To touch or not to touch: What is all the hype on touching great white sharks?


You may have seen the recent pictures of the group off Oahu doing research when suddenly they were greeted with a great white shark near some whale carcass.

The 50-year-old great white shark, Deep Blue, is 20 feet long and thought to be the shark that they encountered. An amazing sight to see! Great white sharks are notoriously dangerous. I know many divers that say they would be happy to see a great white shark from the boat after a dive or from a cage, but not while diving! Other divers wish they can witness a great white shark out in its element.

I have not personally seen a great white shark. I have, however, dove with bull sharks and tiger sharks (usually categorized as #2 and #3 most dangerous sharks, respectively).

My Personal Experience with Sharks

For me, the possibility of seeing sharks in the wild was scary when I was a beginner diver. Now, 17 years later, I am eager to see sharks in their natural environment! I was in Kona, Hawaii when I saw my first tiger shark.

Our boat operator informed us that there had been many recent sightings of tigers in the area so we should keep an eye out. We were lucky to see one! I first felt so much excitement to see this incredible animal in the wild. Then, a sense of danger came over me for a few seconds. This was, as a reminder, a tiger shark! Considered the garbage disposal of the ocean, the tiger shark has been found with trash of all sorts in its stomach, even old tires! The tiger shark will bite anything, and that is what makes it towards the top of the list as dangerous.

But wait, the tiger shark didn’t turn and come at you for a quick snack? No! They are not seeking out humans to kill. Sharks are curious animals and like to check out what these things blowing bubbles in their home are. As the tiger shark swam away from us, there was a sense of relief that it really didn’t care about us. While this was an incredible experience, I never once felt the urge to touch it.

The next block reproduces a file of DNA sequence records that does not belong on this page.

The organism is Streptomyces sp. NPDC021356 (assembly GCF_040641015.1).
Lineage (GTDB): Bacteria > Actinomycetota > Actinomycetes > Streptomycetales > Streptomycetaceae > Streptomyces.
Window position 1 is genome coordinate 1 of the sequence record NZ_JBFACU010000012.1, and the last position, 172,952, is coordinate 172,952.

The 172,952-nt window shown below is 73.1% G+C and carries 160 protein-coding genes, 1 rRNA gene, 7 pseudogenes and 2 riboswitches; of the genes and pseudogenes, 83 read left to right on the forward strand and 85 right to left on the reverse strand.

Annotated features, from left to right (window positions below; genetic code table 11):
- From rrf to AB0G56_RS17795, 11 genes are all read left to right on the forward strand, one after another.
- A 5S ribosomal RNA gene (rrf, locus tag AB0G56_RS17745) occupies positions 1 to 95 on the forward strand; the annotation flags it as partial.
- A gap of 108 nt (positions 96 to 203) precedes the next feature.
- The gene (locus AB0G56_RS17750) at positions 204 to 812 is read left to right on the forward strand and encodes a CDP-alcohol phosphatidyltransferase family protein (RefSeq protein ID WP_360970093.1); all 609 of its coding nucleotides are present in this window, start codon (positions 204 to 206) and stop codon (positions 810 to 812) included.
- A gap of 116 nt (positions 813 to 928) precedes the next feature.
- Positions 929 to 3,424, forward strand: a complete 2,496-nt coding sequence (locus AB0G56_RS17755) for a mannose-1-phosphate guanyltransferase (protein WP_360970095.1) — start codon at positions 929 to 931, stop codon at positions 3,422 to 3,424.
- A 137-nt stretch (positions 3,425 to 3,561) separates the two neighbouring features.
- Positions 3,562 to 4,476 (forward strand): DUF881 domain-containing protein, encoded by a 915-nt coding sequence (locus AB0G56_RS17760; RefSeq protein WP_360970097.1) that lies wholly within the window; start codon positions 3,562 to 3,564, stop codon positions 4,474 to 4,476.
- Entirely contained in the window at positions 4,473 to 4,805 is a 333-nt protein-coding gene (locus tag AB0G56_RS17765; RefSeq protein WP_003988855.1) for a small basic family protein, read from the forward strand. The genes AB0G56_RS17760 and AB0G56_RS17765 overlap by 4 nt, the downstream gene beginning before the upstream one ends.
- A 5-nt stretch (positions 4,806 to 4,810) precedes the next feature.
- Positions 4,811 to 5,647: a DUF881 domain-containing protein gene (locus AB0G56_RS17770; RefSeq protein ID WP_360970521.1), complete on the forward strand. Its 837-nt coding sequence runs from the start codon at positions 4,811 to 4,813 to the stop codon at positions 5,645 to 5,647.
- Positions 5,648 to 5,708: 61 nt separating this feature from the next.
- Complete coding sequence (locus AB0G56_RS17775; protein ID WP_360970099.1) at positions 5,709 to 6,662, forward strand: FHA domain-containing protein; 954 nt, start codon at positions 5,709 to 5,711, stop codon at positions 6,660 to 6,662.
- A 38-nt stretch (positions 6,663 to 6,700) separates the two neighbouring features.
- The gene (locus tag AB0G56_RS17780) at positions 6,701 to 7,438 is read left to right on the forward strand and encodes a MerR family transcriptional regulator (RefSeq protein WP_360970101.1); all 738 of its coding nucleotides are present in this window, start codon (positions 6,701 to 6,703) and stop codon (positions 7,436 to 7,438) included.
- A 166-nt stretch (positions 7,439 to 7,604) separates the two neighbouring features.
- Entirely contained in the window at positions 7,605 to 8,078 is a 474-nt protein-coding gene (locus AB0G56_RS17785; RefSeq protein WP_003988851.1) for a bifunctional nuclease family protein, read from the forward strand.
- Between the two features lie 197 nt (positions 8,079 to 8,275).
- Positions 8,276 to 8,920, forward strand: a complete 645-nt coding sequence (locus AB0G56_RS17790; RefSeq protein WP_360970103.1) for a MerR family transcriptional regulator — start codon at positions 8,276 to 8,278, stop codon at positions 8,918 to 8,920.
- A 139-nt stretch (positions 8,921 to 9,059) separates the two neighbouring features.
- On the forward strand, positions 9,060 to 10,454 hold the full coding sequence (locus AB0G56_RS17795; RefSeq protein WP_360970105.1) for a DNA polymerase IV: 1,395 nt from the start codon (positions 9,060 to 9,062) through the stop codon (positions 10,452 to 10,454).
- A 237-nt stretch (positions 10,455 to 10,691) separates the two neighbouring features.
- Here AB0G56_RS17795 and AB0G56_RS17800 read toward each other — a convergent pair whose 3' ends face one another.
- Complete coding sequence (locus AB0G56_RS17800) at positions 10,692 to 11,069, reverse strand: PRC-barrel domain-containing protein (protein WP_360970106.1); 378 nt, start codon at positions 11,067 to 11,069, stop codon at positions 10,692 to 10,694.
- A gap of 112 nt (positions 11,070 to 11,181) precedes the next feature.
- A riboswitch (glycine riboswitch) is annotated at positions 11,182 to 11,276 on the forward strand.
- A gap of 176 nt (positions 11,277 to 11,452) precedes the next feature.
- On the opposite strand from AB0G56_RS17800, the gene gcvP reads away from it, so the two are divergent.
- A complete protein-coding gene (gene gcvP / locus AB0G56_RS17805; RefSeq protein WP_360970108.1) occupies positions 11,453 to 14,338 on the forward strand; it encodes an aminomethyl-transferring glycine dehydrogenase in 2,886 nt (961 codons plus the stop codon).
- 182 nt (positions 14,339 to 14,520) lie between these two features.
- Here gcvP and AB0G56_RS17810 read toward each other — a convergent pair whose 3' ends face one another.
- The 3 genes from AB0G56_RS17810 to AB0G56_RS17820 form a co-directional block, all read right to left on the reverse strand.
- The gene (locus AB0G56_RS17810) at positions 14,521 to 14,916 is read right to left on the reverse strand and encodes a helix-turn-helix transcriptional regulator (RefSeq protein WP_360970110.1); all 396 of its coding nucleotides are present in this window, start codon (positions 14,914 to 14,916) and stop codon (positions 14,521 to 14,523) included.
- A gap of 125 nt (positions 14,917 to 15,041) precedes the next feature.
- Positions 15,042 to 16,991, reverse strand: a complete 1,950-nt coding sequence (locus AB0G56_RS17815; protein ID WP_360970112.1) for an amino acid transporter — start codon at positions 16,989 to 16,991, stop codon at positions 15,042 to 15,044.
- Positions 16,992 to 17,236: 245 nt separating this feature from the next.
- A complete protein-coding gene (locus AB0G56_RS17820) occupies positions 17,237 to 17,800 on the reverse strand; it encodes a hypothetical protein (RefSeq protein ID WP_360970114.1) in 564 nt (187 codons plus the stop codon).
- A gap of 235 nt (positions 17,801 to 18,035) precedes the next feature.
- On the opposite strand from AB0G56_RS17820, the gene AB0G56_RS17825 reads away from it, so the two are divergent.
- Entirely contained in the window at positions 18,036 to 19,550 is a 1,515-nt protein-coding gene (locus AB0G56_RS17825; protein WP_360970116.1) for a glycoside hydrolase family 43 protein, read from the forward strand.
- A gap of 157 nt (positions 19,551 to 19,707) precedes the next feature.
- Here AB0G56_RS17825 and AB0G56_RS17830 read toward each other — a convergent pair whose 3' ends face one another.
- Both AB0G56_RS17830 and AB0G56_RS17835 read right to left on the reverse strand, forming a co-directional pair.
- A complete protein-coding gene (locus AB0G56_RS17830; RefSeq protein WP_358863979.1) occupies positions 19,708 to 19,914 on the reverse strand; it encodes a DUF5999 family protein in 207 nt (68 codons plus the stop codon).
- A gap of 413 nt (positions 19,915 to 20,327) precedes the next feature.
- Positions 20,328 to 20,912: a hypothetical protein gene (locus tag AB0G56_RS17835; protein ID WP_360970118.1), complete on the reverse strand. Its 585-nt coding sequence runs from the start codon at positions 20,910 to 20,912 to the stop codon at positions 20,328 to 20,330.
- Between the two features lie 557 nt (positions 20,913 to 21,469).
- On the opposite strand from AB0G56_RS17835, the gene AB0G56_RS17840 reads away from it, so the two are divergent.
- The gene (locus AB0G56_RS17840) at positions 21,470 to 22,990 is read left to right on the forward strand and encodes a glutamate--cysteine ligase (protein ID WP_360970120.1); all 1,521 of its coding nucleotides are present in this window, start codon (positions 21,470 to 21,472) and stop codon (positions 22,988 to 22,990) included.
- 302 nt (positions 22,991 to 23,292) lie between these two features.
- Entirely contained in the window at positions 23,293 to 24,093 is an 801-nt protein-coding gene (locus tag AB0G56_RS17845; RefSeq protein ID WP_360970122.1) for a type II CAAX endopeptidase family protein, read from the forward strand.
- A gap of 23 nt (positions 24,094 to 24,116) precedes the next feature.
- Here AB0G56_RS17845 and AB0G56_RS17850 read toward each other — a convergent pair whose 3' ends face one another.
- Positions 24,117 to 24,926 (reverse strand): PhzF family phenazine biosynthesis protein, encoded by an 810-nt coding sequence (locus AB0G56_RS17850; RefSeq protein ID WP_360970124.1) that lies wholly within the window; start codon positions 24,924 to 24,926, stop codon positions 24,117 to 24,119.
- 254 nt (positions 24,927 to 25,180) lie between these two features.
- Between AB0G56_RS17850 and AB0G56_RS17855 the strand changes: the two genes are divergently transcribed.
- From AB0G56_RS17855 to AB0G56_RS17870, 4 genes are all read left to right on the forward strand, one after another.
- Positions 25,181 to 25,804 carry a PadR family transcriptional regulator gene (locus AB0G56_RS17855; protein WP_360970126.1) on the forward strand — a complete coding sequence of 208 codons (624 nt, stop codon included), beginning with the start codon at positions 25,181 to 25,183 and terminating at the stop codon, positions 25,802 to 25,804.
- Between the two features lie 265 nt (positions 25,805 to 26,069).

I was in Key Largo, Florida when I saw my first bull shark. We were told before going in on the wreck, the Duane, that there were a few bull sharks that seem to be in a sleeping pattern hanging out near the bow of the ship. This did not deter one diver from going in. We were all excited for the potential to see such an animal in the wild! Two bull sharks were gracefully swimming just off the bow as expected. They were swimming around, ignoring us. Again, they did not suddenly turn and charge at us, nor did I feel the urge to touch them.

The Controversy About Sharks

So why the controversy? I was back on forth whether to even write about this topic, but many people I talked to did not seem to understand what the problem was. Let’s look at all sides and let you decide: should these divers have touched the great white shark?


1) NO WAY!

This side seems obvious. It is a great white after all! The great white shark is considered the most dangerous shark in the world. Most people fear the ocean because of these creatures. When photos of people touching one in the wild go viral, many people cringe. All it takes is one quick turn of the head and those divers are going to be bitten.

Sharks should be respected mostly because they are so powerful. When you see sharks in the wild, usually you give them their space and see what they do. Many times, they will approach you and check you out, but are not going to just suddenly attack unless maybe they are provoked. It is a privilege to see sharks in the wild, and I am eager to see one every time I dive in the ocean!

Will this behavior encourage others to go out and touch great white sharks? Will people interrupt their natural environment?